For laboratory and test bench applications, the EmStat Pico can be operated by PSTrace PC software via a USB connection.
For OEM applications, communication is via the UART and the master can use the MethodSCRIPT™ EmStat Pico scripting language to control the EmStat Pico. This is a human-readable script for programming the EmStat Pico to run electrochemical techniques and perform other functions such as loops, data logging to SD, digital I/O, reading auxiliary values (for example, temperature), and sleep or hibernate. Method script code can be generated in PSTrace or written manually.
EIS Measurements using EMStat Pico
Typical measurement parameters:
- Excitation voltage: 10 mV p-p sine
- DC offset voltage: 100 mV
- Frequency range: 0.1 Hz to 100 kHz
- Current response: ±100 nA to ±1 mA
- EmStat Pico on development board
- Sensor cable: PalmSens sensor cable
- Randles equivalent circuit: PalmSens dummy cell
The sensor cable was inserted into CON8 of the EmStat Pico development board and the crocodile clip connections were attached to the Randles dummy cell, as shown in Figure 3.
The EmStat Pico was setup to perform an EIS measurement on PSTAT_0 with the following parameters: dc voltage: +1 V; sine: 10 mV p-p; frequency range: 10 Hz to 200 kHz.
A PSTrace equivalent circuit fitting, which used the Levenberg-Marquardt algorithm, was used to calculate the values of the electrical elements in the circuit.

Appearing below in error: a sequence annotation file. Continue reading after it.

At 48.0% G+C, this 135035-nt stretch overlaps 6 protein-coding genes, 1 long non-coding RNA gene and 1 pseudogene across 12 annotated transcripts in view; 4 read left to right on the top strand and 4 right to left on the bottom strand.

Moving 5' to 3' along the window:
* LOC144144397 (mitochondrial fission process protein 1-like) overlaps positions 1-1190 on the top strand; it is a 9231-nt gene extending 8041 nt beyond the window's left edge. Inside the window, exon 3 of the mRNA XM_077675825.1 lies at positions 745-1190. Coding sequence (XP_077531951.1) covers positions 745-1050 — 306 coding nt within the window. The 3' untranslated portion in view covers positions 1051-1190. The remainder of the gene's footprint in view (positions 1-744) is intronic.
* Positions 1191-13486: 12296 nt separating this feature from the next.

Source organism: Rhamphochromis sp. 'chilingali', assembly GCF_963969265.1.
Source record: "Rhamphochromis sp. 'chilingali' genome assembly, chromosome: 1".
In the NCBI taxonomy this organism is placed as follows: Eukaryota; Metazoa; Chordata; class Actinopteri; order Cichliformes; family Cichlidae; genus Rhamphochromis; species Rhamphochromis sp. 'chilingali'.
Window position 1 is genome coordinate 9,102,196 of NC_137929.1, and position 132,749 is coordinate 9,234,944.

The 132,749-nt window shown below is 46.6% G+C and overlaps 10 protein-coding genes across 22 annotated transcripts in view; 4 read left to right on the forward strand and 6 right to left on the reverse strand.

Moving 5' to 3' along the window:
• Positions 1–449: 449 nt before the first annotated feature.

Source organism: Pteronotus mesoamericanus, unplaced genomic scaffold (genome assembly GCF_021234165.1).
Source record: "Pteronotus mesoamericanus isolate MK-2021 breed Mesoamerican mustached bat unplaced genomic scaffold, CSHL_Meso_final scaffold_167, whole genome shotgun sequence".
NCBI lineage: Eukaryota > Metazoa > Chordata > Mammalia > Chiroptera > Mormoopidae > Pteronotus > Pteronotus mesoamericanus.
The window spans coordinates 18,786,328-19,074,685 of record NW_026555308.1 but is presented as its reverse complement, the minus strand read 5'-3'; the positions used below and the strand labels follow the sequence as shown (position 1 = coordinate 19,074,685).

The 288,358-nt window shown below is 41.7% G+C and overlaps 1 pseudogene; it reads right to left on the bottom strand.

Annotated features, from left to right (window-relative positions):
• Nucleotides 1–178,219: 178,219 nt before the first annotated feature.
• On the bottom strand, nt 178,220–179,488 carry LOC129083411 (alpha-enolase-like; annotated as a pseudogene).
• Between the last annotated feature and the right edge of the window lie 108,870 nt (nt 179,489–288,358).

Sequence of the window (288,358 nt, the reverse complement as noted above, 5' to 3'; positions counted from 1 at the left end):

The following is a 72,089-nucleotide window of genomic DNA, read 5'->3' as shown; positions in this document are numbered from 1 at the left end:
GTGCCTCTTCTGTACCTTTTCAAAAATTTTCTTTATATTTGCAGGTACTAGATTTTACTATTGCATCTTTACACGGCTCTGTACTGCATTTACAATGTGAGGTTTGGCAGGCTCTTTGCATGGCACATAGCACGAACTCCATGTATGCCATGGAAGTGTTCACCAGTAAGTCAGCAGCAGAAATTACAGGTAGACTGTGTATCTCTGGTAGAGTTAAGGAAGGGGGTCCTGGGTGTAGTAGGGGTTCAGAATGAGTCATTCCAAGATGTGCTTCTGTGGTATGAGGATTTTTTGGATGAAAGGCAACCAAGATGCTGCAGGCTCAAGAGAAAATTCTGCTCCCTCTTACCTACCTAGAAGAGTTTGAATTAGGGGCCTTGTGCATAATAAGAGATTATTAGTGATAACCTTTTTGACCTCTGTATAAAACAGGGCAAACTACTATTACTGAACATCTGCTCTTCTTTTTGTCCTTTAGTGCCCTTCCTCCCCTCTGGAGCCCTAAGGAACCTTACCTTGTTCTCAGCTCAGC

Figure 4a shows the Bode plot of the Randles circuit in Figure 4c. At low frequency, the 10 kΩ resistance is dominant as the capacitor effect is small. At higher frequencies, the impedance drops to match the solution resistance as the capacitor becomes almost a perfect short.
Figure 4b shows the Nyquist plot of the data in blue and the theoretical model fitted to the data in orange. The values of the equivalent circuit elements calculated from the model are presented in Figure 4d. These match closely with the nominal values of the dummy cell. Note: resistor tolerance is 0.1%, capacitor tolerance is 5%.
The EmStat Pico is a versatile, user-configurable Potentiostat module capable of performing most common electrochemical measurements. It is presented in a small form-factor system on module package suitable for integration into miniaturized sensing systems. The device is built on Analog Devices technology, including the ADuCM355, AD8606, ADT7420, and ADP166. The EmStat Pico is available on https://embed.palmsens.com/product/emstat-pico-development-kit/
1 Tim Meirose. Essentials of pH Measurement. Thermo Fischer Scientific, 2019.
2 Allen J. Bard and Larry R. Faulkner. Electrochemical Methods: Fundamentals and Applications, Vol. 2. New York: John Wiley & Sons, Inc., December 2000.
3 Evgenij Barsoukov and J. Ross Macdonald. Impedance Spectroscopy: Theory, Experiment, and Applications. John Wiley & Sons, Inc., March 2005.